Williams made a number of her own recordings during these productive years, including a couple solo sides for Brunswick in 1930 which we would sure like to find one day. She was not, however, completely rooted in the swing era and became a close associate of Dizzy Gillespie and his wife Lorraine. Bebop musicians, notably Thelonious Monk, held her in high esteem. She had a regular program on New York’s WNEW (Mary Lou’s Piano Workshop), broadcast from Barney Josephson’s influential Cafe Society club. “During this period Monk and the kids would come to my apartment every morning around four or pick me up at the Café after I’d finished my last show, and we’d play and swap ideas until noon or later”, she explained to Melody Maker in a 1954 interview. Williams’ remarks reflected a welcoming attitude towards bebop and other developments in jazz not always held by members of her generation.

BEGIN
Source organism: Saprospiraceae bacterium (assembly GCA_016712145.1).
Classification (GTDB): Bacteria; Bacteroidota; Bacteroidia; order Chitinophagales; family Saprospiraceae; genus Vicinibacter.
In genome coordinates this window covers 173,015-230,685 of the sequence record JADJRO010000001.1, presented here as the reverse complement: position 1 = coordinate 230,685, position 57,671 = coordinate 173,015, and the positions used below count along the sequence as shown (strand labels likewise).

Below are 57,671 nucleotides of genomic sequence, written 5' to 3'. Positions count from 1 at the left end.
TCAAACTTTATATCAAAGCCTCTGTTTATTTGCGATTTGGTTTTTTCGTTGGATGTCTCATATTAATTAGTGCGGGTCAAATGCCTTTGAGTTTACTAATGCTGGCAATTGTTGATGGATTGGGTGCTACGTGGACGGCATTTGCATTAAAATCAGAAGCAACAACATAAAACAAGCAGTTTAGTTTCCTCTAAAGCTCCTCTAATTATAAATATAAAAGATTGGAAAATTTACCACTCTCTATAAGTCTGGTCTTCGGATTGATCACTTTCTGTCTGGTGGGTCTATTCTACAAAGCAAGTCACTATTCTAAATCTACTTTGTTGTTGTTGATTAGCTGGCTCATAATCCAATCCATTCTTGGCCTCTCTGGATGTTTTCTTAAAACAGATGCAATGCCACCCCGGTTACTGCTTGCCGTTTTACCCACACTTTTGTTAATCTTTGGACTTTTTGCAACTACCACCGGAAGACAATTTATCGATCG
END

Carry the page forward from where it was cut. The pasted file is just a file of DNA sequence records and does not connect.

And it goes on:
Right from the start, musical reactionaries have said the worst about bop. But after seeing the Savoy Ballroom kids fit dances to this kind of music, I felt it was destined to become the new era of music, though not taking anything away from Dixieland or swing or any of the great stars of jazz. I see no reason why there should be a battle in music. All of us aim to make our listeners happy.
Mary Lou maintained this attitude throughout her professional career, collaborating with free jazz pioneer Cecil Taylor in 1978 on one of the most unexpectedly moving jazz albums of its era. Williams seems like one of those musicians who was capable of playing just about anything, but had the dedication to take her talent where she felt inspired.